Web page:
Perhaps miffed, perhaps fearing the possible outcome, the composer did not even attend the premiere, which took place at Boston's Music Hall on 28 February 1936—he chose instead to be at the premiere of his string piece, Prelude and Fugue, given by the Philadelphia Orchestra on the same day. The critics, as with Gould's Third, were respectfully unimpressed. Harris, claiming that only the second movement had any merit, virtually disowned the piece. Thus, it languished in neglect -until its current restoration and


According to the composer's original program notes, the whole of the first movement—obviously inspired by Beethoven's Fifth—“is made out of the first four notes” and, apart from a pensive English Horn interlude, “is of an exuberant nature.” The middle movement, “written to portray a contemplative mood,” functions as “a study in canons,” while the finale, meant to convey “a feeling of power,” is “a study in rhythmic developments.”

But this is an unnecessarily scholarly analysis—possibly the 36-year-old Harris felt he had to justify his earlier accolades by demonstrating academic worthiness. It better befits the uncomplicated emotional thrust of the symphony just to say that it starts with vigor, progresses through yearning and aspiration into somber acceptance, and then ends grandly.

Morton Gould

Morton Gould is the only composer from whom I would accept a brand new piece without even looking at the score. I know it will be good before I see the first bar. - Dimitri Mitropoulos

Morton Gould was born in Queens, New York, in 1913. He was a piano prodigy who began composing early and by the age of 16 proclaimed the “ultra modern” as his idiom. Starting as a pit musician at Radio City Music Hall during the Depression, this sad-eyed lone wolf worked his way up through radio—conducting, composing and arranging in a vast array of styles for NBC, WOR and CBS, with occasional excursions into ballet, Broadway, the concert hall, film and eventually television.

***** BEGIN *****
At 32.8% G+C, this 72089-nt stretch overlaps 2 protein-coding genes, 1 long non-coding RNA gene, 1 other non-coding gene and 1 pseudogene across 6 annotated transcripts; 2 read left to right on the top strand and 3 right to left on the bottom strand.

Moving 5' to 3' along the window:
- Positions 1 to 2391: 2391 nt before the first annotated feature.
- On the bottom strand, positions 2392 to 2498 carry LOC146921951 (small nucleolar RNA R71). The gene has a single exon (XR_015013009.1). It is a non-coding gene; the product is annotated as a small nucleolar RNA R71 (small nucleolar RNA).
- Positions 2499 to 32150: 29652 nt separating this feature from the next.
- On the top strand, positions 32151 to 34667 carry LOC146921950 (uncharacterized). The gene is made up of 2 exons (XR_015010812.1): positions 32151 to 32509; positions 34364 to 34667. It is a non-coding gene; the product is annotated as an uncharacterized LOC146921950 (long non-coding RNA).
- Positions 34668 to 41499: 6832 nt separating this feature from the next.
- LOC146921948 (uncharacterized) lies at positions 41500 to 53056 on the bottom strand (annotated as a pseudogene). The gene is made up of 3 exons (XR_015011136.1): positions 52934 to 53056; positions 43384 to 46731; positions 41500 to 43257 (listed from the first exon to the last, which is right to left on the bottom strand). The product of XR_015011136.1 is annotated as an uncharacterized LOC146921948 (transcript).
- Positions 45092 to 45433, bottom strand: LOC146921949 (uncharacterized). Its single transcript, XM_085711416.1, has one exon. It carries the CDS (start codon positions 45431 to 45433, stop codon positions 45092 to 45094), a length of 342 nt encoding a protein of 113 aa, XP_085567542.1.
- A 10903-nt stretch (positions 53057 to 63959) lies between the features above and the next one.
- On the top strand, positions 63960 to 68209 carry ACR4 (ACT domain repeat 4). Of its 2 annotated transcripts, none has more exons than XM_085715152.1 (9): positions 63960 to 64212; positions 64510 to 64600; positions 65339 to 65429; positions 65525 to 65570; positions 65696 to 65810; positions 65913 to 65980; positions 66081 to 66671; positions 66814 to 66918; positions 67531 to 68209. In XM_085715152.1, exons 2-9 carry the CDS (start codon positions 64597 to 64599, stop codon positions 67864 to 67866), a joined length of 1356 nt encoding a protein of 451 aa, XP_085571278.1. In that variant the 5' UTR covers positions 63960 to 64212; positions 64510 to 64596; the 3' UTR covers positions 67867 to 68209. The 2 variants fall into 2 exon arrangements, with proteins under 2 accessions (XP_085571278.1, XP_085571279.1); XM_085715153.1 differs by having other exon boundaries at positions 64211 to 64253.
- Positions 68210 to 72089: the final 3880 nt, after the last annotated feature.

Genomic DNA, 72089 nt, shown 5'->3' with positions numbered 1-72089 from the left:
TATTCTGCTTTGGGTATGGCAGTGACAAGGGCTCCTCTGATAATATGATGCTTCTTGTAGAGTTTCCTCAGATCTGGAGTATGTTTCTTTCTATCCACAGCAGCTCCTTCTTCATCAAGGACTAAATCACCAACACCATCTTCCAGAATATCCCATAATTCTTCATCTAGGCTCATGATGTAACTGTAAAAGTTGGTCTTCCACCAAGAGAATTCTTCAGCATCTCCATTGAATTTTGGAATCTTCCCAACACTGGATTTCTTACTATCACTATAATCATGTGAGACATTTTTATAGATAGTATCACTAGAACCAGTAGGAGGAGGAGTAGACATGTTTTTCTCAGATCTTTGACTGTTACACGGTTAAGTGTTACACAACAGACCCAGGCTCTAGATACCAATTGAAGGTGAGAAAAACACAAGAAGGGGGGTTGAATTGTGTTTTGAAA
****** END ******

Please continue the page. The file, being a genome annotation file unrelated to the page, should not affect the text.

He was tireless. He was ubiquitous. And, like George Gershwin (which may explain his having been snubbed by highbrow colleagues and critics, whose acceptance he craved but never quite received), he could write accessible music the man in the street could actually whistle.

A versatile interpreter of his own and others' compositions, he led major international orchestras in countless live concerts and recording sessions, receiving a dozen Grammy nominations and, in 1966, a Grammy Award for his RCA album of Charles Ives' Symphony No. 1 with the Chicago Symphony.

By the time he became president of the performing-rights organization, ASCAP, in 1986, he had produced an impressive battery of original pieces. They ranged from uniquely named orchestral works like American Concertette, American Symphonette, Latin American Symphonette and Showpiece to symphonies, concertos and choral works, from the Broadway musical Billion Dollar Baby to the sumptuous Stringmusic. This last piece—to Gould's great surprise—earned him the Pulitzer Prize in 1995. He died of a heart attack the following year.

Symphony No. 3

Morton Gould's output includes four symphonies. No. 1 (originally called Victory Ode) appeared in 1943 and No. 2 (Symphony on Marching Tune) in 1944. Both were direct responses to the Second World War. His fourth and final symphony, from 1952, also dealt with martial subject matter. West Point Symphony for concert band was commissioned by the famous military academy.

The Third is different. Written for the Dallas Symphony, it occupied him from the latter part of 1946 into January 1947, at a time when he was anticipating the birth of his first child. The Third Symphony is his most personal symphonic utterance. It is also his longest, most ambitious and deeply serious symphonic work. With the Third, Gould was reaching for the mantle that all American symphonists aspire to: he was writing the “Great American Symphony.”

Gould dedicated the work to his parents, and wrote to his mother and father, “I have never dedicated anything to you, tho' you are two of the most important people in my life. Therefore, I think it fitting to dedicate [to you] my new Third Symphony—which I think and hope is my best work so far.”

The first movement opens with a stabbing quintuplet motif that builds quickly to the trumpets' anguished triplets, rhythmic figurations that penetrate the movement. The vehemence relents twice, briefly, before concluding with a grim, off-kilter march (relishing mixed meters, Gould here alternates 2/4 with 3/8).

In contrast to the unrelenting intensity of the first movement, the second is far more introspective, a lazy, hazy, jazzy daydream. Yet the sense of tension is never far removed,